Animation can be a fantastic way to tell a story. Arthur London’s awareness campaign for Dementia UK is a beautiful example.

But I guarantee it was not created on a shoestring. And the thing is, the type of animation within the grasp of most charities is, in my view, far better suited to imparting information than creating emotional engagement.

So the decision on whether animation is the right approach for a film must, as always, be informed by the capital-P-Purpose. What is it that you want your audience to feel and then do, when they watch this thing?

If you want them to feel better informed, animation could be the way to go. It imparts data in a way that is far more dynamic than a graph or a slideshow. Try to keep it short though: without a story or a central character to connect with, it can tire quickly. (And please can we move on from cookie-cutter ‘RSA whiteboard’ animations now?)

However, if you want your audience to be moved and engaged, approach with caution. As a guiding principle, authenticity trumps graphical representation. And achieving emotional authenticity in animation is no mean feat.

It’s not infrequent for charities to ask me about animation because they feel constrained in some way by the type of service they deliver. Maybe the people they work with have really difficult stories to tell and don’t feel comfortable being identified on screen. Perhaps they are living with conditions that limit them and the charity is cautious, not wishing to impose upon their goodwill. Perhaps the work is delivered in remote areas, throwing up logistical challenges for a filming trip. And of course sometimes there is a legal requirement – for example Looked After children who must not be identified.

My advice, for what it’s worth, is to let your film company solve the problem. Don’t decide before the job has even begun that you must have an animation: there may be other routes to explore. Brief your team on the purpose, explain the challenges, and let them do their creative thing. It’s what you’re paying them for.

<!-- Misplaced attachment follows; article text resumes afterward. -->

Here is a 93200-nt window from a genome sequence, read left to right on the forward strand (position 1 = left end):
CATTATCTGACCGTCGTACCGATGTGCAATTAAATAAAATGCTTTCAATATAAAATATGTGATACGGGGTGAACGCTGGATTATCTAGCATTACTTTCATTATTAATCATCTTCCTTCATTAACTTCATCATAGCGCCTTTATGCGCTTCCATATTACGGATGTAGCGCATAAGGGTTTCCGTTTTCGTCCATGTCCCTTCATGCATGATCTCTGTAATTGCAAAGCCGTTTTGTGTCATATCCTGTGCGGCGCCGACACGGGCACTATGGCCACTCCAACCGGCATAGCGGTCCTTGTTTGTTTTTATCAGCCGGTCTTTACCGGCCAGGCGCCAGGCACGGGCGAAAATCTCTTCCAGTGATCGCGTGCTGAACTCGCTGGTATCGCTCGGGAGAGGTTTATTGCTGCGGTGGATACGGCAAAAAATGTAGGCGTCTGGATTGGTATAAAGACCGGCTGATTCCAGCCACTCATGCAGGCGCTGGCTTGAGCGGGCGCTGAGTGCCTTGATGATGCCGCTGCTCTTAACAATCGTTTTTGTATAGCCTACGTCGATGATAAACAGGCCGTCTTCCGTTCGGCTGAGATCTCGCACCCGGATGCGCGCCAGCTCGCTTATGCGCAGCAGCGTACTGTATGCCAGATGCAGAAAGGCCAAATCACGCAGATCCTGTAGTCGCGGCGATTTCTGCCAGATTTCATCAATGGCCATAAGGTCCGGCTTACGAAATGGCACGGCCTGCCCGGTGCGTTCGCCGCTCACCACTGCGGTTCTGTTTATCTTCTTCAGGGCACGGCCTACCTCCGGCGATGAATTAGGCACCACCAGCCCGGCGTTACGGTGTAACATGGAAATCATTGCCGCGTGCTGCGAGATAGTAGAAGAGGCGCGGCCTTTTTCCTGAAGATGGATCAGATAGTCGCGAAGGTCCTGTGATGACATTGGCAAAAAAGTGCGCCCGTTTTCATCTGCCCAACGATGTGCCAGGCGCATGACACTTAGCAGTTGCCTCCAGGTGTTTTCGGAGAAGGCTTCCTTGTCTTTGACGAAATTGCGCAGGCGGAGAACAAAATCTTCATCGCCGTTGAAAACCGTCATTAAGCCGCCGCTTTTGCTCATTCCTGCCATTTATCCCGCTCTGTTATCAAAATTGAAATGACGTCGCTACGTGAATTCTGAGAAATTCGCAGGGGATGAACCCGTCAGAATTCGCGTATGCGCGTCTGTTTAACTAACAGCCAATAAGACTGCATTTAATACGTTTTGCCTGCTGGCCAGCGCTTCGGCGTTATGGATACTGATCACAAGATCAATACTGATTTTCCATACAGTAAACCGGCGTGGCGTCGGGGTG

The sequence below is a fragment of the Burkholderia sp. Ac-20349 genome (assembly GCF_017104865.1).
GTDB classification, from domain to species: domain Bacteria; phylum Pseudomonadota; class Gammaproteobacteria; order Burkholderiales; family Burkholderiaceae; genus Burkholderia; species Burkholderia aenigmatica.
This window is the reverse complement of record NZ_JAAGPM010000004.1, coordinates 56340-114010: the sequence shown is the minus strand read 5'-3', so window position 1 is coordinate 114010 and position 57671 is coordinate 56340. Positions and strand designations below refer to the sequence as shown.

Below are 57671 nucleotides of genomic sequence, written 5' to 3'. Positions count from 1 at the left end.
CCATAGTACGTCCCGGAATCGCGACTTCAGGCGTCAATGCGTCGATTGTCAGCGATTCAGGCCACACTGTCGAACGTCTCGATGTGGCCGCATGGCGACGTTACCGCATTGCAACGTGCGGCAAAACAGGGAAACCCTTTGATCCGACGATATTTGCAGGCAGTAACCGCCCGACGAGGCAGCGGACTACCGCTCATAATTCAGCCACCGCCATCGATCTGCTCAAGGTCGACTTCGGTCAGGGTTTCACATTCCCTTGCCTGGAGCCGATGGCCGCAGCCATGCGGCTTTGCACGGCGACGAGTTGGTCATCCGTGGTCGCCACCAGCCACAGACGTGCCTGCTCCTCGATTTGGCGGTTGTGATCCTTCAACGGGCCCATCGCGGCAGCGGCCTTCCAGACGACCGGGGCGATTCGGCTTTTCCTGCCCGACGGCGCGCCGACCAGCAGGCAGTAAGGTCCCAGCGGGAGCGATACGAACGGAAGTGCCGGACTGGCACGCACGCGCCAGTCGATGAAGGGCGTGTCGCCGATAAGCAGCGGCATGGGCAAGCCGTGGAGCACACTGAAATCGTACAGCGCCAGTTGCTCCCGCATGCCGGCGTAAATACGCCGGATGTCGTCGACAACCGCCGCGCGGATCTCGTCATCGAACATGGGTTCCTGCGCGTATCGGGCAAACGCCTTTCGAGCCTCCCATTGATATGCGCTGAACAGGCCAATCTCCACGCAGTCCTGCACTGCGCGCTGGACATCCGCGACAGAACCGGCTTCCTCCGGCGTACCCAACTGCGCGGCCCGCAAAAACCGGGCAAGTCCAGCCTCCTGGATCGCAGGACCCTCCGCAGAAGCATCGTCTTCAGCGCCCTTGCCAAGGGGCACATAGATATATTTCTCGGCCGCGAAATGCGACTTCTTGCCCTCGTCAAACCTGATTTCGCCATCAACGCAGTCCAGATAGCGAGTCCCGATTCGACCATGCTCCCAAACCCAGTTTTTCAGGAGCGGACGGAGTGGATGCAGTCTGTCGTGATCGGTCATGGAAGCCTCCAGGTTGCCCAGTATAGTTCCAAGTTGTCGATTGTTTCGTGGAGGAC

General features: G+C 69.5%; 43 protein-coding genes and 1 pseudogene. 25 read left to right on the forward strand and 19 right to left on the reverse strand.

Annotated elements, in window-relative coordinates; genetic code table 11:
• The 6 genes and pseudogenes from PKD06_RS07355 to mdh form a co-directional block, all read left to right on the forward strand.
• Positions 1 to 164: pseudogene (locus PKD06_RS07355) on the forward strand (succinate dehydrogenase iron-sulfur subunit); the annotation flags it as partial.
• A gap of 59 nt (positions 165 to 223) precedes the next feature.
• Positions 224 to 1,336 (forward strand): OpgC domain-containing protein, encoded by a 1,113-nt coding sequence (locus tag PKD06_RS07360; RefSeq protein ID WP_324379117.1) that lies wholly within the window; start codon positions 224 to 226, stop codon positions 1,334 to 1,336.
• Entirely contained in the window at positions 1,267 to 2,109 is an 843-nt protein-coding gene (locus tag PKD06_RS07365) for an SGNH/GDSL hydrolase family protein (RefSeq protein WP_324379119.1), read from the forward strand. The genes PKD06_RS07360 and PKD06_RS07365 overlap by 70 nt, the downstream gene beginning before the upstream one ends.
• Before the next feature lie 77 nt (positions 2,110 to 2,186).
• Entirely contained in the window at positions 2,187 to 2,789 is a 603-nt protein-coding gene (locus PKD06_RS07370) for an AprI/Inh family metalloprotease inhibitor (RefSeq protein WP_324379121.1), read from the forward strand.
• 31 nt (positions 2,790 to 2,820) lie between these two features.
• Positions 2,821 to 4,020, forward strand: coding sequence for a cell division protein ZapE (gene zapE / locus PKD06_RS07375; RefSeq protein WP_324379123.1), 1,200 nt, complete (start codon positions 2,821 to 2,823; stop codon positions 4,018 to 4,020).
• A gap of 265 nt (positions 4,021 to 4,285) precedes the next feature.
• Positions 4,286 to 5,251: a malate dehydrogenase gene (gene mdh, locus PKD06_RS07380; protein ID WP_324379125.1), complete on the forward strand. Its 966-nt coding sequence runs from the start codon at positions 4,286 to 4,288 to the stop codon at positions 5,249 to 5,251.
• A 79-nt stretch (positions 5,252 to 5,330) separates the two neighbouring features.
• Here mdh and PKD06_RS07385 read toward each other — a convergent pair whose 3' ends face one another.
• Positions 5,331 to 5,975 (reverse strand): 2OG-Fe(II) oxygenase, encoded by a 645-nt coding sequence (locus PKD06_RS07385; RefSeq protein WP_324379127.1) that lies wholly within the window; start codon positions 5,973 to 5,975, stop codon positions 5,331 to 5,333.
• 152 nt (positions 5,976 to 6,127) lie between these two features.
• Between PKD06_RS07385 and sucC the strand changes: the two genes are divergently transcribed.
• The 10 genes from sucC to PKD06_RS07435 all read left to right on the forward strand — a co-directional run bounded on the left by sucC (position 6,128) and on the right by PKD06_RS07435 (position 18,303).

For example, if it is truly impossible to find someone to appear on screen, can you record audio only with them? If you have a decent recording of a story ‘from the horses mouth’, you have the start of something. Using an actor for the visual storyline alone is a possibility, and won’t blow a production budget – whereas using even the most talented (and expensive) actor to voice someone else’s words never sounds quite right.

And also, please do gently check that your organisation isn’t making assumptions on service users’ behalf. Often, those in the front line of service delivery are highly protective – and rightly so – but benefit from support in how to ask someone to participate in making a film. And in our experience, often, people in incredibly difficult circumstances are very happy for the opportunity to help a favourite charity in this way: it can be comforting and deeply rewarding to help others in a similar situation in this way, not to mention the enjoyable change from daily routine. And it is always possible to make firm agreements around specific practical considerations such as how much time they can give, what accommodations should be made etc; any professional production company will honour these to a fault.

Animation has its place, and done well it can be an incredibly emotive art form. But too often it is a treatment of last resort, given insufficient budget, and raises more problems than it solves. When it’s mediocre, the technique can easily take over: just as your audience don’t particularly want to hear from you as a charity, or from me as a writer, they’re equally disengaged by average animation.

In fundraising we’ve all heard the truism that ‘people give to people’. Presenting them with animated illustration is to add another layer of ‘interference’ between the potential supporter and the end user. Who is, after all, the very person we hope they will choose to give to.